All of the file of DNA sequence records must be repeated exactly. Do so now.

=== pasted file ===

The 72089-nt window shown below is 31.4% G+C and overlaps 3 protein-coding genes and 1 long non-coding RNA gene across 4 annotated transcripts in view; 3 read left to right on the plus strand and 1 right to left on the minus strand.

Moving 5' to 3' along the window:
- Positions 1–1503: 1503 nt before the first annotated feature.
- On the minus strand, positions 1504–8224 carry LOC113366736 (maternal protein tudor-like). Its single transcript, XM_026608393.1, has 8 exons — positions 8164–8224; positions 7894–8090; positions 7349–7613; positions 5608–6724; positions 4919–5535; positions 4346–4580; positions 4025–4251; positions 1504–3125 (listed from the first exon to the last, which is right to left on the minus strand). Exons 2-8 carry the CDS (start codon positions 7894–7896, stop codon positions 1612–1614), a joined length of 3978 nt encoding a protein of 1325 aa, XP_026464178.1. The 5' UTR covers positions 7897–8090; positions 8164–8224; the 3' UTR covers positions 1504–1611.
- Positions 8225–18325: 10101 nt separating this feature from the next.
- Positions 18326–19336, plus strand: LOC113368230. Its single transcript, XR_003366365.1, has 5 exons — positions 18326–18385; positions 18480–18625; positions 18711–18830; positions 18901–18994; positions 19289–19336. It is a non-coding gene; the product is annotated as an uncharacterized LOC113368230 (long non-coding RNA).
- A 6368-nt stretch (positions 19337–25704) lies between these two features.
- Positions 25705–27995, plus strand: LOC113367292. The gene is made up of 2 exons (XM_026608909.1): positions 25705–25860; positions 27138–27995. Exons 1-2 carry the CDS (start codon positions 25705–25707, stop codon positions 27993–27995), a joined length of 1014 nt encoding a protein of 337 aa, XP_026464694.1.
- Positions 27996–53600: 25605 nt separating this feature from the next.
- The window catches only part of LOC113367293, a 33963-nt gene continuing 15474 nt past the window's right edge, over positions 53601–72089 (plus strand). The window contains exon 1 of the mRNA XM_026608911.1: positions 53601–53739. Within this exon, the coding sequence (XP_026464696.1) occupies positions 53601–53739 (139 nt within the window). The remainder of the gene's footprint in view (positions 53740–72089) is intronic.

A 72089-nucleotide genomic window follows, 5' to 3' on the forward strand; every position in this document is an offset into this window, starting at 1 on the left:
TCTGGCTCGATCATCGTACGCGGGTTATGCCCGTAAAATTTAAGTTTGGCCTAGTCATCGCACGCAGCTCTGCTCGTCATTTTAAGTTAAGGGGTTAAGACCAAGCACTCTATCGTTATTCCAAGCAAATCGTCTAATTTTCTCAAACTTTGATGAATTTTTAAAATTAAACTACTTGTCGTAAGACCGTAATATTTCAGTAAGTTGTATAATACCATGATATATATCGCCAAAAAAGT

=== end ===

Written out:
The 72089-nt window shown below is 31.4% G+C and overlaps 3 protein-coding genes and 1 long non-coding RNA gene across 4 annotated transcripts in view; 3 read left to right on the plus strand and 1 right to left on the minus strand.

Moving 5' to 3' along the window:
- Positions 1–1503: 1503 nt before the first annotated feature.
- On the minus strand, positions 1504–8224 carry LOC113366736 (maternal protein tudor-like). Its single transcript, XM_026608393.1, has 8 exons — positions 8164–8224; positions 7894–8090; positions 7349–7613; positions 5608–6724; positions 4919–5535; positions 4346–4580; positions 4025–4251; positions 1504–3125 (listed from the first exon to the last, which is right to left on the minus strand). Exons 2-8 carry the CDS (start codon positions 7894–7896, stop codon positions 1612–1614), a joined length of 3978 nt encoding a protein of 1325 aa, XP_026464178.1. The 5' UTR covers positions 7897–8090; positions 8164–8224; the 3' UTR covers positions 1504–1611.
- Positions 8225–18325: 10101 nt separating this feature from the next.
- Positions 18326–19336, plus strand: LOC113368230. Its single transcript, XR_003366365.1, has 5 exons — positions 18326–18385; positions 18480–18625; positions 18711–18830; positions 18901–18994; positions 19289–19336. It is a non-coding gene; the product is annotated as an uncharacterized LOC113368230 (long non-coding RNA).
- A 6368-nt stretch (positions 19337–25704) lies between these two features.
- Positions 25705–27995, plus strand: LOC113367292. The gene is made up of 2 exons (XM_026608909.1): positions 25705–25860; positions 27138–27995. Exons 1-2 carry the CDS (start codon positions 25705–25707, stop codon positions 27993–27995), a joined length of 1014 nt encoding a protein of 337 aa, XP_026464694.1.
- Positions 27996–53600: 25605 nt separating this feature from the next.
- The window catches only part of LOC113367293, a 33963-nt gene continuing 15474 nt past the window's right edge, over positions 53601–72089 (plus strand). The window contains exon 1 of the mRNA XM_026608911.1: positions 53601–53739. Within this exon, the coding sequence (XP_026464696.1) occupies positions 53601–53739 (139 nt within the window). The remainder of the gene's footprint in view (positions 53740–72089) is intronic.

A 72089-nucleotide genomic window follows, 5' to 3' on the forward strand; every position in this document is an offset into this window, starting at 1 on the left:
TCTGGCTCGATCATCGTACGCGGGTTATGCCCGTAAAATTTAAGTTTGGCCTAGTCATCGCACGCAGCTCTGCTCGTCATTTTAAGTTAAGGGGTTAAGACCAAGCACTCTATCGTTATTCCAAGCAAATCGTCTAATTTTCTCAAACTTTGATGAATTTTTAAAATTAAACTACTTGTCGTAAGACCGTAATATTTCAGTAAGTTGTATAATACCATGATATATATCGCCAAAAAAGT